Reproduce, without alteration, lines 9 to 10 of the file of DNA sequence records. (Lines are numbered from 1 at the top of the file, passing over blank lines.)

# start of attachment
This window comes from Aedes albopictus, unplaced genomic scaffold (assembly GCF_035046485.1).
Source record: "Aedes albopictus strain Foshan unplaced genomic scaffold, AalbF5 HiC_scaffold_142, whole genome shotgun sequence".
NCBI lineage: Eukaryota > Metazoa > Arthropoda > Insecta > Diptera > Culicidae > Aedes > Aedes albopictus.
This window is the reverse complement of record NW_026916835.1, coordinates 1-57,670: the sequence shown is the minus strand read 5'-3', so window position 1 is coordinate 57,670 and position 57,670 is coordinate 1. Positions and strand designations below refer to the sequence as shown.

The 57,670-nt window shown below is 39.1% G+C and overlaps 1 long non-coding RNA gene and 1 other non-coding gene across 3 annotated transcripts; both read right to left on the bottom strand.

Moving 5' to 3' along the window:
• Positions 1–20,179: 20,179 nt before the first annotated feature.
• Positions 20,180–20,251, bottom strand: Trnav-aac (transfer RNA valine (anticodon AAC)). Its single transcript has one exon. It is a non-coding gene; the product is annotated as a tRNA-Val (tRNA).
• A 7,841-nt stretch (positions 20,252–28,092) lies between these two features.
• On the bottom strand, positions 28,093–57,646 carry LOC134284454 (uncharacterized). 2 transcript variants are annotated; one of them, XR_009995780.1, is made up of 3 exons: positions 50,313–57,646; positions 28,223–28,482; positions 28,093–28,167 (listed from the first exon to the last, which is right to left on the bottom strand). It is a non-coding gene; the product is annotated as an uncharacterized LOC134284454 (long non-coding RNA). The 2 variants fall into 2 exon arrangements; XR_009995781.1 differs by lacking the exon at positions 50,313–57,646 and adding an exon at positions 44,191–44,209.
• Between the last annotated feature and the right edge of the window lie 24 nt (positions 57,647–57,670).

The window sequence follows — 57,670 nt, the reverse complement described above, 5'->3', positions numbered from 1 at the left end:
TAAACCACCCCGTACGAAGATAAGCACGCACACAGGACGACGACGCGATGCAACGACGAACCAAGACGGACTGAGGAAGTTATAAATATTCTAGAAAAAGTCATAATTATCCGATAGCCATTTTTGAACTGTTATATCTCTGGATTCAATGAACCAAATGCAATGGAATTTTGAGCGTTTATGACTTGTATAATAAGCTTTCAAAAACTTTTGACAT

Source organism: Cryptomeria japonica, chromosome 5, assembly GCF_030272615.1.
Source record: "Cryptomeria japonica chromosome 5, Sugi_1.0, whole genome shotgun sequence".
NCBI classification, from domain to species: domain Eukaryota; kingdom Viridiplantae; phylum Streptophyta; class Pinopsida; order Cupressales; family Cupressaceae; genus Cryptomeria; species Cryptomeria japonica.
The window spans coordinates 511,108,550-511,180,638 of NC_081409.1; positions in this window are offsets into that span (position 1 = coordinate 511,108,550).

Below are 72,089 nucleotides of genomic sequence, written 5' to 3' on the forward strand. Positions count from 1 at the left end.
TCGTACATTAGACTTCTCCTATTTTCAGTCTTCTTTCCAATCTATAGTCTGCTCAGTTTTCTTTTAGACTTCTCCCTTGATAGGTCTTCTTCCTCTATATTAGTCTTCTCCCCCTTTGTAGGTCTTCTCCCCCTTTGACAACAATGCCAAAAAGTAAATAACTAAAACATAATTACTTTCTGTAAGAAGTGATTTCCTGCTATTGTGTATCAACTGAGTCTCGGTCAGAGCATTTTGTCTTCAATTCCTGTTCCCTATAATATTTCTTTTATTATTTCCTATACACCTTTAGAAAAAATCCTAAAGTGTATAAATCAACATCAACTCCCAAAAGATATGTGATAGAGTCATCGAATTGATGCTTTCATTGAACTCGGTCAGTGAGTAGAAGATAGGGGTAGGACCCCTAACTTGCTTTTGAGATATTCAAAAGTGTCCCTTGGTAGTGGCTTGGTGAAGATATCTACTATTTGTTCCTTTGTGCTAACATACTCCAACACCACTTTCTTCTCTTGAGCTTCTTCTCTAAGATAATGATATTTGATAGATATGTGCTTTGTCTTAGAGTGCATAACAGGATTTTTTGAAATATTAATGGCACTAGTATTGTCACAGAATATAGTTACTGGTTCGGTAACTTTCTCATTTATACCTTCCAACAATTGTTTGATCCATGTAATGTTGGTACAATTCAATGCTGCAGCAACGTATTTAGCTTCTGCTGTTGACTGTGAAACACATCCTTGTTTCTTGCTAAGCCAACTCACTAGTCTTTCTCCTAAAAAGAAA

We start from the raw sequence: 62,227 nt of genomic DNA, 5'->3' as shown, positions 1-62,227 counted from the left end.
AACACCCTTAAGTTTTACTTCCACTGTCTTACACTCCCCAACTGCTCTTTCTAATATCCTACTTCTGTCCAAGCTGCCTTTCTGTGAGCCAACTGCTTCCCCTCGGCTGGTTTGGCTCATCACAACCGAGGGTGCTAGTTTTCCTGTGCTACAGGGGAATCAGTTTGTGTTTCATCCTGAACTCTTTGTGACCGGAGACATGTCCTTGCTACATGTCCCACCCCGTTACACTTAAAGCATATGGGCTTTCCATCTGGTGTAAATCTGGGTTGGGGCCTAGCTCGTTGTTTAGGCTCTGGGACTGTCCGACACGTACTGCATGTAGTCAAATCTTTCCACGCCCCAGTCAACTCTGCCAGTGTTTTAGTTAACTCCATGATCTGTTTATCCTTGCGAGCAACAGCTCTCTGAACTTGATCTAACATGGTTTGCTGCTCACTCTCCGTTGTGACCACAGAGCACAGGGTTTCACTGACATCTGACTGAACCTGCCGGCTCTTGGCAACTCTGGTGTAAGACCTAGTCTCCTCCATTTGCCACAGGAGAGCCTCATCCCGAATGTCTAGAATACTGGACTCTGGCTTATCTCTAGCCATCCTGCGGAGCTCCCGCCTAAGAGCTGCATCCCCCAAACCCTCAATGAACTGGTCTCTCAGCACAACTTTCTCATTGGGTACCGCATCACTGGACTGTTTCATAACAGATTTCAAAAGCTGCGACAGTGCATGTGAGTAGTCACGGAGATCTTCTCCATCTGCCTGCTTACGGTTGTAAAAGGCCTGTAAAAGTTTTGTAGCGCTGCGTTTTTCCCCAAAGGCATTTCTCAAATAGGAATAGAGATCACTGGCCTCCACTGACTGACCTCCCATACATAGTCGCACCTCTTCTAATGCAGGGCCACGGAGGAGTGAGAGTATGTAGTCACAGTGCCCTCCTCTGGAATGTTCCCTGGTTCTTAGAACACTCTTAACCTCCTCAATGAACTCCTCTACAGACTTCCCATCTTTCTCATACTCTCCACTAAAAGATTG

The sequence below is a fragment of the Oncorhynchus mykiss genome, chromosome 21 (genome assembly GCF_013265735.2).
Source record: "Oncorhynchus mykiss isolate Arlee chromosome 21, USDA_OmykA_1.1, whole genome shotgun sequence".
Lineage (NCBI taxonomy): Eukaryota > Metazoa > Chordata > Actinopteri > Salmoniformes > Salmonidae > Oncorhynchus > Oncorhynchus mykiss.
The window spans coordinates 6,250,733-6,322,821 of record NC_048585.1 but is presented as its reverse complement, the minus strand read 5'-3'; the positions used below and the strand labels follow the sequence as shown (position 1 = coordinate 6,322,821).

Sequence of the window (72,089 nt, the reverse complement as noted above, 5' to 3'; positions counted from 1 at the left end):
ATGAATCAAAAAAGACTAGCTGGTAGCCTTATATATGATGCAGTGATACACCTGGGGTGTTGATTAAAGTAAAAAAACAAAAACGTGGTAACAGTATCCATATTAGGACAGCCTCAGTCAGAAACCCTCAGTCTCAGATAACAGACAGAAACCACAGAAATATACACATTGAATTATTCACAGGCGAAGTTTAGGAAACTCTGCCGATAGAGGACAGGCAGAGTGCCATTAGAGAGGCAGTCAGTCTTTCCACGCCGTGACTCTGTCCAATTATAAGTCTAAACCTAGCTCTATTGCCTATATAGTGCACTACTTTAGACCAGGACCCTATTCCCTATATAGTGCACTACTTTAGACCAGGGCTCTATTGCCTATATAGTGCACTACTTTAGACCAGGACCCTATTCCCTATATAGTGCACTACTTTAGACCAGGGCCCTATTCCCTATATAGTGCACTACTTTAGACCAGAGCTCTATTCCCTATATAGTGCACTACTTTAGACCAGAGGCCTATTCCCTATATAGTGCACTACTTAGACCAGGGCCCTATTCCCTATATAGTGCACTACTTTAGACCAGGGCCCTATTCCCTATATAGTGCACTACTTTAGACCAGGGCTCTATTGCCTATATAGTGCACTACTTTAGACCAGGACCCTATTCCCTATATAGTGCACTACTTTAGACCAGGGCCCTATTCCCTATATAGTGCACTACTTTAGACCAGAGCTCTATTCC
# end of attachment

• A 7,841-nt stretch (positions 20,252–28,092) lies between these two features.
• On the bottom strand, positions 28,093–57,646 carry LOC134284454 (uncharacterized). 2 transcript variants are annotated; one of them, XR_009995780.1, is made up of 3 exons: positions 50,313–57,646; positions 28,223–28,482; positions 28,093–28,167 (listed from the first exon to the last, which is right to left on the bottom strand). It is a non-coding gene; the product is annotated as an uncharacterized LOC134284454 (long non-coding RNA). The 2 variants fall into 2 exon arrangements; XR_009995781.1 differs by lacking the exon at positions 50,313–57,646 and adding an exon at positions 44,191–44,209.